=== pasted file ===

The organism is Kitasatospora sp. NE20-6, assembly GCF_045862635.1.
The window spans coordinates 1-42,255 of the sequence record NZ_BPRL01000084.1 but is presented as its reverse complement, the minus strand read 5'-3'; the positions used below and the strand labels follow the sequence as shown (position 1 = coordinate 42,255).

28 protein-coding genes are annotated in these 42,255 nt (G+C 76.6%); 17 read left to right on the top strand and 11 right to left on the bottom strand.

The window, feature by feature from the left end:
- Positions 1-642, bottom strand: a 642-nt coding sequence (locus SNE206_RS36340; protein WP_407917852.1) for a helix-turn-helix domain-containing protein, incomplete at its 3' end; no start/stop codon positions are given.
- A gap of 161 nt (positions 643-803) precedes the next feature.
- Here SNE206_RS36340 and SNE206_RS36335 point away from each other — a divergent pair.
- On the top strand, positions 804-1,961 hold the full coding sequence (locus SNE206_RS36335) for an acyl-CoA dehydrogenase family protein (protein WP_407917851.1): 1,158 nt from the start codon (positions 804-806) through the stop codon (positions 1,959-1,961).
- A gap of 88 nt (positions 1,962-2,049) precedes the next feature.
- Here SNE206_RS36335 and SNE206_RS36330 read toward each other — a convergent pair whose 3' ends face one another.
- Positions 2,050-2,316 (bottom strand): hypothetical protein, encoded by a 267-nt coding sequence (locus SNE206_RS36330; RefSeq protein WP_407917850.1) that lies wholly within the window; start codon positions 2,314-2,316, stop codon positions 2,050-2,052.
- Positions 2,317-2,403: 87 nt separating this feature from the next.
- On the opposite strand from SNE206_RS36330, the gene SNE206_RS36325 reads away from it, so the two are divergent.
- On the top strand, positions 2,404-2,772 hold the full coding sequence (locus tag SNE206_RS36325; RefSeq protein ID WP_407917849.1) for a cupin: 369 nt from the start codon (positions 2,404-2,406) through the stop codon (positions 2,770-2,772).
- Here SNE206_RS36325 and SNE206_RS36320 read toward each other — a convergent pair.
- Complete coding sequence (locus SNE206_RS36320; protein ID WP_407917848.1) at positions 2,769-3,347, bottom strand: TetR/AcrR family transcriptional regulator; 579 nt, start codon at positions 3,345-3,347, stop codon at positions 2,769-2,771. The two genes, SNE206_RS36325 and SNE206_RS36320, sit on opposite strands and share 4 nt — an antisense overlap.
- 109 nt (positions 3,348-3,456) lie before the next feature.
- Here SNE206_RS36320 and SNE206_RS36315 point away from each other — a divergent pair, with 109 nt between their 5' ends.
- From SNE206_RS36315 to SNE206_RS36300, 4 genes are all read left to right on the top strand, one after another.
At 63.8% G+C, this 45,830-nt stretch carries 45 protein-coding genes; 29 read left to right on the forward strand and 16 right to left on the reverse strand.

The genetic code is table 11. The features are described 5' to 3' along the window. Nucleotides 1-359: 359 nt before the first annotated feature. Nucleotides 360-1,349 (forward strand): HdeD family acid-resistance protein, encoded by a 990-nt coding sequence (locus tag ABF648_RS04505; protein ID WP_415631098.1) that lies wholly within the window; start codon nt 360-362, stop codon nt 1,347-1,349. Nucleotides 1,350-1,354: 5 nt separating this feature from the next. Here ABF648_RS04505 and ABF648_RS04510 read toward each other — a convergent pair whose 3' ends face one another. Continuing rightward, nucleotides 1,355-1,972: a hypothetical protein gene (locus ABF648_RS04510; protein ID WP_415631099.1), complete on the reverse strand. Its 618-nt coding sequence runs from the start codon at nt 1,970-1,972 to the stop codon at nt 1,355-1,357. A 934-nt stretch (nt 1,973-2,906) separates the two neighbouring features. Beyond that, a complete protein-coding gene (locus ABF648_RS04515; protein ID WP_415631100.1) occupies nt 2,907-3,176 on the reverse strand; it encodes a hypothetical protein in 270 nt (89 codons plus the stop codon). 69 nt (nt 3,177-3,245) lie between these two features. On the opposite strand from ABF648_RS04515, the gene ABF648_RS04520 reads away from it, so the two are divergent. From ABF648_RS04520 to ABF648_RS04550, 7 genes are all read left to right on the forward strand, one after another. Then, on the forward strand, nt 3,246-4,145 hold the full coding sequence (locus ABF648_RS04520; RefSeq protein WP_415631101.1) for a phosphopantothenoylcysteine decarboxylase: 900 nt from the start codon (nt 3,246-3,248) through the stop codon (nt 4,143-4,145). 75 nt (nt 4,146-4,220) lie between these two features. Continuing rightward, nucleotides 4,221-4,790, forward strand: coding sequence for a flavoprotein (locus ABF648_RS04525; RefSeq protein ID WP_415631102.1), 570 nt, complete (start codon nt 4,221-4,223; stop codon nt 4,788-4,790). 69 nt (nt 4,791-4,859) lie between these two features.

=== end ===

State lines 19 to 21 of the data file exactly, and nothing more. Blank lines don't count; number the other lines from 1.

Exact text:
- From SNE206_RS36315 to SNE206_RS36300, 4 genes are all read left to right on the top strand, one after another.
At 63.8% G+C, this 45,830-nt stretch carries 45 protein-coding genes; 29 read left to right on the forward strand and 16 right to left on the reverse strand.

The genetic code is table 11. The features are described 5' to 3' along the window. Nucleotides 1-359: 359 nt before the first annotated feature. Nucleotides 360-1,349 (forward strand): HdeD family acid-resistance protein, encoded by a 990-nt coding sequence (locus tag ABF648_RS04505; protein ID WP_415631098.1) that lies wholly within the window; start codon nt 360-362, stop codon nt 1,347-1,349. Nucleotides 1,350-1,354: 5 nt separating this feature from the next. Here ABF648_RS04505 and ABF648_RS04510 read toward each other — a convergent pair whose 3' ends face one another. Continuing rightward, nucleotides 1,355-1,972: a hypothetical protein gene (locus ABF648_RS04510; protein ID WP_415631099.1), complete on the reverse strand. Its 618-nt coding sequence runs from the start codon at nt 1,970-1,972 to the stop codon at nt 1,355-1,357. A 934-nt stretch (nt 1,973-2,906) separates the two neighbouring features. Beyond that, a complete protein-coding gene (locus ABF648_RS04515; protein ID WP_415631100.1) occupies nt 2,907-3,176 on the reverse strand; it encodes a hypothetical protein in 270 nt (89 codons plus the stop codon). 69 nt (nt 3,177-3,245) lie between these two features. On the opposite strand from ABF648_RS04515, the gene ABF648_RS04520 reads away from it, so the two are divergent. From ABF648_RS04520 to ABF648_RS04550, 7 genes are all read left to right on the forward strand, one after another. Then, on the forward strand, nt 3,246-4,145 hold the full coding sequence (locus ABF648_RS04520; RefSeq protein WP_415631101.1) for a phosphopantothenoylcysteine decarboxylase: 900 nt from the start codon (nt 3,246-3,248) through the stop codon (nt 4,143-4,145). 75 nt (nt 4,146-4,220) lie between these two features. Continuing rightward, nucleotides 4,221-4,790, forward strand: coding sequence for a flavoprotein (locus ABF648_RS04525; RefSeq protein ID WP_415631102.1), 570 nt, complete (start codon nt 4,221-4,223; stop codon nt 4,788-4,790). 69 nt (nt 4,791-4,859) lie between these two features.